Hello. I'm a 35 year old female who has gained approximately 30 lbs. since the removal of my gall bladder 6 years ago and I am wondering if the two could be related somehow. I'm 5'5 and now weigh about 155 lbs. My diet and activity levels have not changed. Does anyone know if this is possible and if it is, how I can compensate for the missing gall ballder in order to permanently lose some of the weight I have put on? Below is some of my history.
I was diagnosed with IBS several years ago and battle constipation on a regular basis. The constipation seems to be the only thing that is "regular". I try to control this by watching my diet. I avoid caffiene, and rarely eat fast food. My fat intake is less than 50 grams many days. I normally try to take in at least the minimum daily allowance of 25 grams of fiber a day. I love vegetables and fruits and when eating them always try to keep the skins intact to allow for maximum fiber and nutrient intake while avoiding the addage of butter, sour cream etc. Yet, I have gone as long as 6 days without a bowel movement and even then had to take a laxative to produce it. As you can imagine, my stomach distends and it becomes very painful. I gain relief almost immediately after the bowel movement is laxative produced, then to only "blow up" after my next meal as if someone had filled my stomach full of gas. By morning, my stomach seems to have settled backdown to normal size, but this vicious cycle repeats itself again with my next meal. It worries me, given my father died from colon cancer. I've had a colonscopy, upper and lower GI's and the IBS diagnosis is all I am told is the problem,for now, however it is the future I am concerned about if this negative digestion pattern continues. Do any of you have any suggestions or ideas?
I used to be on a cycle of constipation and diarrhea. Truth is, it wasn't diarrhea at all, but finally (as a doctor told me long ago) the intestines cannot stand any more and there is an "explosion" of sorts, with or without assistance of laxatives. I understand the discomfort, etc., that goes with this.
That said, for a number of years I relied on enemas. That worked pretty well and I stayed reasonably thin, but at age 38 I had a hysterectomy and started to gain weight. Big change! I knew I could not, at least for awhile, use the enema route because it would be too tough on the healing incisions, both inside and out. So... I started following a new routine and it still works.
Here's what I do every day to avoid constipation and I heartily recommend it (this routine has worked for others, too):
First, you must plan to allow a little time each day, hopefully at the SAME time each day (many people choose mornings after breakfast) because this is all about habit, to teach the bowels to move on their own.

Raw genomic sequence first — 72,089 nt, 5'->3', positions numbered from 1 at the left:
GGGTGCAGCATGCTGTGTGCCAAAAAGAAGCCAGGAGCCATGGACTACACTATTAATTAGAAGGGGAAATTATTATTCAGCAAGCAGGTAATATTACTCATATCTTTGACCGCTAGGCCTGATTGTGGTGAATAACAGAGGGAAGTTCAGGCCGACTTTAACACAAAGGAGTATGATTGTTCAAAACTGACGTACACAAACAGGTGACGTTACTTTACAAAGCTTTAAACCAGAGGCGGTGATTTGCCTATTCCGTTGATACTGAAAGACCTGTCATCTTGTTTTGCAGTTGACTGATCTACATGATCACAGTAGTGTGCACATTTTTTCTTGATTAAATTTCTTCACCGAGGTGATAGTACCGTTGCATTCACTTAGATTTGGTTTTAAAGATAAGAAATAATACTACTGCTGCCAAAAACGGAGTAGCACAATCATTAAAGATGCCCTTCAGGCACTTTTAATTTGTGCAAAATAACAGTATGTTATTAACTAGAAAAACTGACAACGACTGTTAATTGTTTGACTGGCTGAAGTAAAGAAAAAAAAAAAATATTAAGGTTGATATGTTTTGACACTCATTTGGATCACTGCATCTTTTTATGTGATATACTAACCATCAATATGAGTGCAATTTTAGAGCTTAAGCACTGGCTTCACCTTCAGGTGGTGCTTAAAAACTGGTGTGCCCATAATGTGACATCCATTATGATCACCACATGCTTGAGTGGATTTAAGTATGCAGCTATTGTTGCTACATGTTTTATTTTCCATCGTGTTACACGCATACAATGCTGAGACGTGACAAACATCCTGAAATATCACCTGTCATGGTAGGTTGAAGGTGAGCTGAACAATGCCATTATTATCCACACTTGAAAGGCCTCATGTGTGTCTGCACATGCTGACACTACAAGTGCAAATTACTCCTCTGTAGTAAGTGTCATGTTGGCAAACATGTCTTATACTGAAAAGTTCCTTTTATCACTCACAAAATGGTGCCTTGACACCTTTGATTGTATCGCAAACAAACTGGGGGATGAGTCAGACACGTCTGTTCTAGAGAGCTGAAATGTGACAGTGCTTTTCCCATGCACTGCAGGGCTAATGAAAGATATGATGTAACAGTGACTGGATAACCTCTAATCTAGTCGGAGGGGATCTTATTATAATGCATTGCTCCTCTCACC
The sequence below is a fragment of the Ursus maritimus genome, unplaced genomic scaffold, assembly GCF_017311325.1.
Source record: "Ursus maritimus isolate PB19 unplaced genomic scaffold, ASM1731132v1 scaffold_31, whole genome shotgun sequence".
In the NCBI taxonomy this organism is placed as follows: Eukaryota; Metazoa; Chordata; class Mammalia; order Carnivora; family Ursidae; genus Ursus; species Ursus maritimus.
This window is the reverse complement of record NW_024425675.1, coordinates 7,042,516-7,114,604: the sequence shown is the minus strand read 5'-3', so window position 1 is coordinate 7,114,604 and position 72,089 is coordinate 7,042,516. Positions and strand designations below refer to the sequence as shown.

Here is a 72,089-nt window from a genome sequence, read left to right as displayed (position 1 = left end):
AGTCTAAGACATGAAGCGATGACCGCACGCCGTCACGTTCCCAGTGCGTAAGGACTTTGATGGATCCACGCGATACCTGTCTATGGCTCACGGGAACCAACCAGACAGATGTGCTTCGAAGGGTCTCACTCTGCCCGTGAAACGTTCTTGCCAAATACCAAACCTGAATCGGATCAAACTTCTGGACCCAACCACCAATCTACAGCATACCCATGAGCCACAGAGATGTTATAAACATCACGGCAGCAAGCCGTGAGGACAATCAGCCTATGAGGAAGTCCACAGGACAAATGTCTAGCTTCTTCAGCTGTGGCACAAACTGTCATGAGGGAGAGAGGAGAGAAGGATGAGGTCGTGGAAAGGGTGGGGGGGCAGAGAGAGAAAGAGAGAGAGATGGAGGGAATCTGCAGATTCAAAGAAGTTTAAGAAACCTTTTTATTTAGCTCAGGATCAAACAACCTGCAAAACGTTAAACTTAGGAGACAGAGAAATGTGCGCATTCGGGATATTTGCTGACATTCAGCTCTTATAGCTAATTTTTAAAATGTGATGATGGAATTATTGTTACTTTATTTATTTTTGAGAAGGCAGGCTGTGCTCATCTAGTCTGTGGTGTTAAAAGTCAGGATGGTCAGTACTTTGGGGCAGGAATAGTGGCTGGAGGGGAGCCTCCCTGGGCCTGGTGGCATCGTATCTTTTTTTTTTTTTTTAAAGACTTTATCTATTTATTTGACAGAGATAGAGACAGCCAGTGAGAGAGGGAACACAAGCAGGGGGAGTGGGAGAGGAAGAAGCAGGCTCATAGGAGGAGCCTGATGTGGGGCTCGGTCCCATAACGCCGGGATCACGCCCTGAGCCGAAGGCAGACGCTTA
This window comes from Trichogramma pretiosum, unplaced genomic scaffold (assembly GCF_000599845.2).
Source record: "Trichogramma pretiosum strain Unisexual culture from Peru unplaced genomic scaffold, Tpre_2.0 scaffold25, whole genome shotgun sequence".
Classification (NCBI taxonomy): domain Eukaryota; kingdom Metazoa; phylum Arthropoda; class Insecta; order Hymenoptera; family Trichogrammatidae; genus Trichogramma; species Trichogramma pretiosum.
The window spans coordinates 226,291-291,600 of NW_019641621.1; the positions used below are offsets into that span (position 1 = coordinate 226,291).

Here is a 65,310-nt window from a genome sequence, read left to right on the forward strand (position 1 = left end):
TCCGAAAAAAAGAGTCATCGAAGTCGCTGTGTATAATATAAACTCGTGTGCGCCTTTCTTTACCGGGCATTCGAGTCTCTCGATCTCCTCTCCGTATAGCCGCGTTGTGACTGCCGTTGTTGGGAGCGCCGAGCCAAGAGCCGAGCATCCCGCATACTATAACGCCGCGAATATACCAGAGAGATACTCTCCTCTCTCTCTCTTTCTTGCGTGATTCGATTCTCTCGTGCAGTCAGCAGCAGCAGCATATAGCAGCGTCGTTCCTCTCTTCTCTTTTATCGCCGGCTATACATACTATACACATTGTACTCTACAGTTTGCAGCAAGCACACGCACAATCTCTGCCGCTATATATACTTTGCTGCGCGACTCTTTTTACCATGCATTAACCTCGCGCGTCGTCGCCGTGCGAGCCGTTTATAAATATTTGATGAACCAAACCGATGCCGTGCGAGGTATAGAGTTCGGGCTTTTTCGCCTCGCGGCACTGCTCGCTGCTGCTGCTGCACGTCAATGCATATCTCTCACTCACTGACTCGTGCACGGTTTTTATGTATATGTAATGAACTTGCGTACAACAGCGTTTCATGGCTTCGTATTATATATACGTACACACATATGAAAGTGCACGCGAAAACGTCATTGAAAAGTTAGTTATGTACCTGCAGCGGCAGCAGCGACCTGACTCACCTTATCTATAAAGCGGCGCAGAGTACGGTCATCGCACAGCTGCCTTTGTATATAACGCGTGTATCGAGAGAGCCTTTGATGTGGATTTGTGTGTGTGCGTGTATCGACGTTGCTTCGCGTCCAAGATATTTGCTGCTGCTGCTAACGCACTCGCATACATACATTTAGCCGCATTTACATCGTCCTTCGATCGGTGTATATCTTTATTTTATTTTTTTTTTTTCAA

Second, eat a VERY high fiber cereal each and every morning. I like Fiber One. It doesn't have to be a huge bowl of cereal, just small to average in size.
Third, I make certain to eat enough roughage at the evening meal and for me that means including a salad of romaine lettuce, raw carrots, etc. You can add or subtract other things, but NO HARD CHEESES, EVER. If you are the constipated type, one slice of pizza or cheese on a sandwich or in a salad can bind you up for two days.
Fourth, I take anywhere from one to three stool softener gels each night. The brand name is Colace, it's over the counter in any drugstore. The store brands are FINE, and much cheaper -- just don't get the ones that include laxative. Stool softeners are used in hospitals for everyone having any sort of abdominal or heart surgery among other things and they really ease stool passage, no more straining. The ingredient is DOCUSATE SODIUM. That's all -- no other "active ingredients." Other stuff added is just color, etc. Again, avoid the ones that add "laxative."
If I am really in need of help, I take a small juice glass of prune juice every night about an hour before bed-time as well. If it's slightly chilled it's not bad at all.
Sometimes, if stools have been very regular and seem to be getting a little too soft from the stool softeners and fiber and juice, I just cut back on amount of fiber/juice/stool softeners and it all evens out again.
You need to experiment with routines, types of foods, etc., and within about two weeks you should be on a wonderful schedule that is rarely seriously interrupted. Understand that there is no dire need to have a bowel movement each and every day and if you happen to skip a day or two it isn't the end of the world. But the discomfort of no result day after day will be a thing of the past.